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Can driverless cars stem crash costs of $871B a year in economic loss, societal harm?

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With the recent news that Google may be embarking on a quest to make its driverless cars accessible to the public, many pundits were worried about what this would do to the current car industry and traffic law enforcement.

Will such cars destroy local law enforcement efforts to collect money through fines? Will they destroy the local and established auto industries? Are they even safe to ride around in, being so small and compact? Will the economy take a hit if they replace existing vehicles and economies?

All these questions are valid and are popping up all over the place in reports and analysis of Google Car vehicles.

One thing the driverless cars are known for is safety. They have outperformed human drivers in virtually every test run that's been embarked upon. These cars generally do not crash or have accidents, nor have they had any traffic tickets to date. To compare the cost savings these cars would have on the economy -- ranging from the auto industry having to replace cars to insurance claims -- lets analyze the economic cost of crashes in a calendar year.

A new study released by the National Highway Traffic Safety Administration has calculated that vehicle crashes accounted for a total of $871 billion in economic loss and societal harm during 2010 when quality of life is factored into the equation. Lost market and household productivity accounted for $93 billion of the total $277 billion economic costs of motor vehicle crashes, while property damage accounted for $76 billion.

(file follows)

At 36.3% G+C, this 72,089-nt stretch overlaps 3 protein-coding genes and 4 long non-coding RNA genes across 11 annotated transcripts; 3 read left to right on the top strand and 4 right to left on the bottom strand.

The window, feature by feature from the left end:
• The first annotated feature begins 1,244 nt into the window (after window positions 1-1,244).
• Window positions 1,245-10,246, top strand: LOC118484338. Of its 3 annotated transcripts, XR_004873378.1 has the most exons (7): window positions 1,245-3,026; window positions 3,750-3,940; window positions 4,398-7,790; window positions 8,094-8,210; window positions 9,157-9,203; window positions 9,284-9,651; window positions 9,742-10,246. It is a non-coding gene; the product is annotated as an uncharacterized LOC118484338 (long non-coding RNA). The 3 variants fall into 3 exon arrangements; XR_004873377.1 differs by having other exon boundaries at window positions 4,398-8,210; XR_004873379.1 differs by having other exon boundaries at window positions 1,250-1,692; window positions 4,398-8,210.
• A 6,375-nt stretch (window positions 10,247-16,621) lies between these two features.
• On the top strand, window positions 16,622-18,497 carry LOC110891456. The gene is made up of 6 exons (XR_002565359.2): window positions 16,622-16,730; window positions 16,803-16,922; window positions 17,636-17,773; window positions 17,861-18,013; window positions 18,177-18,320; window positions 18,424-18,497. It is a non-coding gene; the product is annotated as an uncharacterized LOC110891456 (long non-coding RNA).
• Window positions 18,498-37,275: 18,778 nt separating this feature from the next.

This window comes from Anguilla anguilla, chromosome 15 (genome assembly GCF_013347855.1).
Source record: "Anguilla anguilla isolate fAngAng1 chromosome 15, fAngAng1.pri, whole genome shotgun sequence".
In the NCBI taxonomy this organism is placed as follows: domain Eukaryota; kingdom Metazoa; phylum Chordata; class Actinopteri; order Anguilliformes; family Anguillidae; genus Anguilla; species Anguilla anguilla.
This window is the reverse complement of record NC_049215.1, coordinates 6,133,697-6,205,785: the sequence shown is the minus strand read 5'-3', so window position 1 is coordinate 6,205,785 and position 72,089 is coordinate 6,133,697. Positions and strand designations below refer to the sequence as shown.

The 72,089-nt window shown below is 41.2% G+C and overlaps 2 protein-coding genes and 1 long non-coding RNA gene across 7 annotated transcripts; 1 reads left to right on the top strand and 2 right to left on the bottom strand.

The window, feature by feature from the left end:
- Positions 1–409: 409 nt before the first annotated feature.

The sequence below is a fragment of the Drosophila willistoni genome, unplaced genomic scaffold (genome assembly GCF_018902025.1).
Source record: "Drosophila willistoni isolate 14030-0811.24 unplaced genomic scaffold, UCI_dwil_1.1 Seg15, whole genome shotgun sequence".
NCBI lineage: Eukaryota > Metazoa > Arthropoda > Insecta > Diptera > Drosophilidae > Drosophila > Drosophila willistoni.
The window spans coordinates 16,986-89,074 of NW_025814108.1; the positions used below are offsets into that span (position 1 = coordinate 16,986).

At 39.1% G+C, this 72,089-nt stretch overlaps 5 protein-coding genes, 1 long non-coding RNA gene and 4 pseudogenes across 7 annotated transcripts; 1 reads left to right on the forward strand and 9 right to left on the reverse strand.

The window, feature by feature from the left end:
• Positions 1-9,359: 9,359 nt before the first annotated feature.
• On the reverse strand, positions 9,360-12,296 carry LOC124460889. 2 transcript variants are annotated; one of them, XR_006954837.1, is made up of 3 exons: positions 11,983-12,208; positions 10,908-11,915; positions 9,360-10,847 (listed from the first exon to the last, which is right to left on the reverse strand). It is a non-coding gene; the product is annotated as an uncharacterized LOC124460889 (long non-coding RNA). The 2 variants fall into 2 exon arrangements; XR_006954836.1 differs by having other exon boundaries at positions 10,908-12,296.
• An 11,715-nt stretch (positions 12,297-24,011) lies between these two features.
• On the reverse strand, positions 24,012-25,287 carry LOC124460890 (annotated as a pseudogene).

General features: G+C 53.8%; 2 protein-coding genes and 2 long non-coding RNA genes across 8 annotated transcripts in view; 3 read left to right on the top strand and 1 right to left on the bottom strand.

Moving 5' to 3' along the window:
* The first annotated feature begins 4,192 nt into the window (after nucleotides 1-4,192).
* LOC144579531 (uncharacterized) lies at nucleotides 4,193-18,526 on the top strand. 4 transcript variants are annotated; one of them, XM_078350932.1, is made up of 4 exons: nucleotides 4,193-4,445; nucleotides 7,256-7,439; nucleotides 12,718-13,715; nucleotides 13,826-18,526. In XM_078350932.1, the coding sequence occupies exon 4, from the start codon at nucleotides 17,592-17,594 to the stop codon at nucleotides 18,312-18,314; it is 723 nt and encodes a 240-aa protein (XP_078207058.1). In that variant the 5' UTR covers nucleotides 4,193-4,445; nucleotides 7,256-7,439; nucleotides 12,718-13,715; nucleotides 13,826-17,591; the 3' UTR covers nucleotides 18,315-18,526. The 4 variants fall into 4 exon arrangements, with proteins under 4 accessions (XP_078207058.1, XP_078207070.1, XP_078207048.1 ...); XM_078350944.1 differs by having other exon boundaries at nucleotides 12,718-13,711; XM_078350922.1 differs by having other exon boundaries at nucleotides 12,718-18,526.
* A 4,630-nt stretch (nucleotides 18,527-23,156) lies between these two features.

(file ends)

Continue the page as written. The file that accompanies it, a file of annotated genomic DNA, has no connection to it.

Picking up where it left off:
First note the human costs: the death count in 2010 was 32,999 fatalities; 3.9 million nonfatal injuries; and 24 million vehicles damaged or totaled.

Alcohol accounted for many of the reasons behind the crashes. Alcohol-involved crashes accounted for $59 billion or 21 percent of all economic costs, and 84 percent of these costs occurred in crashes where a driver or nonoccupant had a blood alcohol concentration (BAC) of .08 grams per deciliter or greater.

"Alcohol was the cause of the crash in roughly 82 percent of these cases, causing $49 billion in costs," the study reads.

Crashes in which alcohol levels show a BAC of .08 or higher are responsible for over 90 percent of the economic costs and societal harm that occurs in crashes attributable to alcohol use, it states.

Keep in mind that there are many lobby groups and economies that do not want crashes to disappear. Their whole business thrives on setting up insurance claims, replacement vehicles and many other things associated with the car crash phenomenon. Just as law enforcement may not want to give out fewer traffic tickets during the day, for that is what keeps them occupied and employed.

Despite these economic considerations, the biggest thing that driverless cars can help to prevent that no company or insurance claim can replace is the loss of lives. While that doesn't mean these cars aren't carrying passengers and there still might be injuries, the overall safety records should improve.

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